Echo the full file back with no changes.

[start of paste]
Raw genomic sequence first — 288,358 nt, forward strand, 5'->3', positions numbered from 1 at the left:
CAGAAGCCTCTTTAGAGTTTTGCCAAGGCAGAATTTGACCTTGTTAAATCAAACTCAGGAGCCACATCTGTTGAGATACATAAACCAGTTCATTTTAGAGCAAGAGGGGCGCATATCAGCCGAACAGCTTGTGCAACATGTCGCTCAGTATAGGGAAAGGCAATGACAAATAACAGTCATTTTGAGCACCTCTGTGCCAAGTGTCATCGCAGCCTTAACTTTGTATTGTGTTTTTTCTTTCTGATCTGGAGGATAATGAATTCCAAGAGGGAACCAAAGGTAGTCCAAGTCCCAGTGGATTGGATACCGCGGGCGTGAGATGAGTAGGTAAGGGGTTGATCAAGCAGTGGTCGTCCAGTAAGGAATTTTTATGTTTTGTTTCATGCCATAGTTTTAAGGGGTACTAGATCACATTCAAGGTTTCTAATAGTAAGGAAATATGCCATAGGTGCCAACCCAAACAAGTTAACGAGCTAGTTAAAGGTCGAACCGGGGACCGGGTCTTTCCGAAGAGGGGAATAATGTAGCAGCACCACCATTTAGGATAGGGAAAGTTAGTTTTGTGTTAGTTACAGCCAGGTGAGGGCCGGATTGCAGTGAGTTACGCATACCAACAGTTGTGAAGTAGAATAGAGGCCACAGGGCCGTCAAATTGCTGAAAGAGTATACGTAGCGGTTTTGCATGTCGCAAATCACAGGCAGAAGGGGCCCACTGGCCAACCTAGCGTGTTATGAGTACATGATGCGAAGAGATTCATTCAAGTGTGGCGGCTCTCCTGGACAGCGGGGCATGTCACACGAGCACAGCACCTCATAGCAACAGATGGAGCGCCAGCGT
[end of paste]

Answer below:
Raw genomic sequence first — 288,358 nt, forward strand, 5'->3', positions numbered from 1 at the left:
CAGAAGCCTCTTTAGAGTTTTGCCAAGGCAGAATTTGACCTTGTTAAATCAAACTCAGGAGCCACATCTGTTGAGATACATAAACCAGTTCATTTTAGAGCAAGAGGGGCGCATATCAGCCGAACAGCTTGTGCAACATGTCGCTCAGTATAGGGAAAGGCAATGACAAATAACAGTCATTTTGAGCACCTCTGTGCCAAGTGTCATCGCAGCCTTAACTTTGTATTGTGTTTTTTCTTTCTGATCTGGAGGATAATGAATTCCAAGAGGGAACCAAAGGTAGTCCAAGTCCCAGTGGATTGGATACCGCGGGCGTGAGATGAGTAGGTAAGGGGTTGATCAAGCAGTGGTCGTCCAGTAAGGAATTTTTATGTTTTGTTTCATGCCATAGTTTTAAGGGGTACTAGATCACATTCAAGGTTTCTAATAGTAAGGAAATATGCCATAGGTGCCAACCCAAACAAGTTAACGAGCTAGTTAAAGGTCGAACCGGGGACCGGGTCTTTCCGAAGAGGGGAATAATGTAGCAGCACCACCATTTAGGATAGGGAAAGTTAGTTTTGTGTTAGTTACAGCCAGGTGAGGGCCGGATTGCAGTGAGTTACGCATACCAACAGTTGTGAAGTAGAATAGAGGCCACAGGGCCGTCAAATTGCTGAAAGAGTATACGTAGCGGTTTTGCATGTCGCAAATCACAGGCAGAAGGGGCCCACTGGCCAACCTAGCGTGTTATGAGTACATGATGCGAAGAGATTCATTCAAGTGTGGCGGCTCTCCTGGACAGCGGGGCATGTCACACGAGCACAGCACCTCATAGCAACAGATGGAGCGCCAGCGT